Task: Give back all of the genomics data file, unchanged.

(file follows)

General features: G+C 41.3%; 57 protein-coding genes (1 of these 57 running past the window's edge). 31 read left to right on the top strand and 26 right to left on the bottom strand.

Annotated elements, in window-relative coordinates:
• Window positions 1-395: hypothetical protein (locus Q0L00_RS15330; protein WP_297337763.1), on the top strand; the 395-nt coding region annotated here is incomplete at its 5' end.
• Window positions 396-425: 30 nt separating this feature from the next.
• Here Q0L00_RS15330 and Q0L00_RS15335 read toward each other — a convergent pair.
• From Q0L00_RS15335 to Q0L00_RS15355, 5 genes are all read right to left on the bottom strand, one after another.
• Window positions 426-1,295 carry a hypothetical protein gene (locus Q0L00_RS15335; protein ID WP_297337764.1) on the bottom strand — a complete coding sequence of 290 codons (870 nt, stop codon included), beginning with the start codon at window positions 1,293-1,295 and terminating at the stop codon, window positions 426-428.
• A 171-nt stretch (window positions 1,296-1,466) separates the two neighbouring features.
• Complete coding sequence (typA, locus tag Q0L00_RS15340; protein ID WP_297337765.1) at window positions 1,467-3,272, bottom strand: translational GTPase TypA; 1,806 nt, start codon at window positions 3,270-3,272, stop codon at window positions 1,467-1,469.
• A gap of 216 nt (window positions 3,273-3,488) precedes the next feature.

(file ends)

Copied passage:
General features: G+C 41.3%; 57 protein-coding genes (1 of these 57 running past the window's edge). 31 read left to right on the top strand and 26 right to left on the bottom strand.

Annotated elements, in window-relative coordinates:
• Window positions 1-395: hypothetical protein (locus Q0L00_RS15330; protein WP_297337763.1), on the top strand; the 395-nt coding region annotated here is incomplete at its 5' end.
• Window positions 396-425: 30 nt separating this feature from the next.
• Here Q0L00_RS15330 and Q0L00_RS15335 read toward each other — a convergent pair.
• From Q0L00_RS15335 to Q0L00_RS15355, 5 genes are all read right to left on the bottom strand, one after another.
• Window positions 426-1,295 carry a hypothetical protein gene (locus Q0L00_RS15335; protein ID WP_297337764.1) on the bottom strand — a complete coding sequence of 290 codons (870 nt, stop codon included), beginning with the start codon at window positions 1,293-1,295 and terminating at the stop codon, window positions 426-428.
• A 171-nt stretch (window positions 1,296-1,466) separates the two neighbouring features.
• Complete coding sequence (typA, locus tag Q0L00_RS15340; protein ID WP_297337765.1) at window positions 1,467-3,272, bottom strand: translational GTPase TypA; 1,806 nt, start codon at window positions 3,270-3,272, stop codon at window positions 1,467-1,469.
• A gap of 216 nt (window positions 3,273-3,488) precedes the next feature.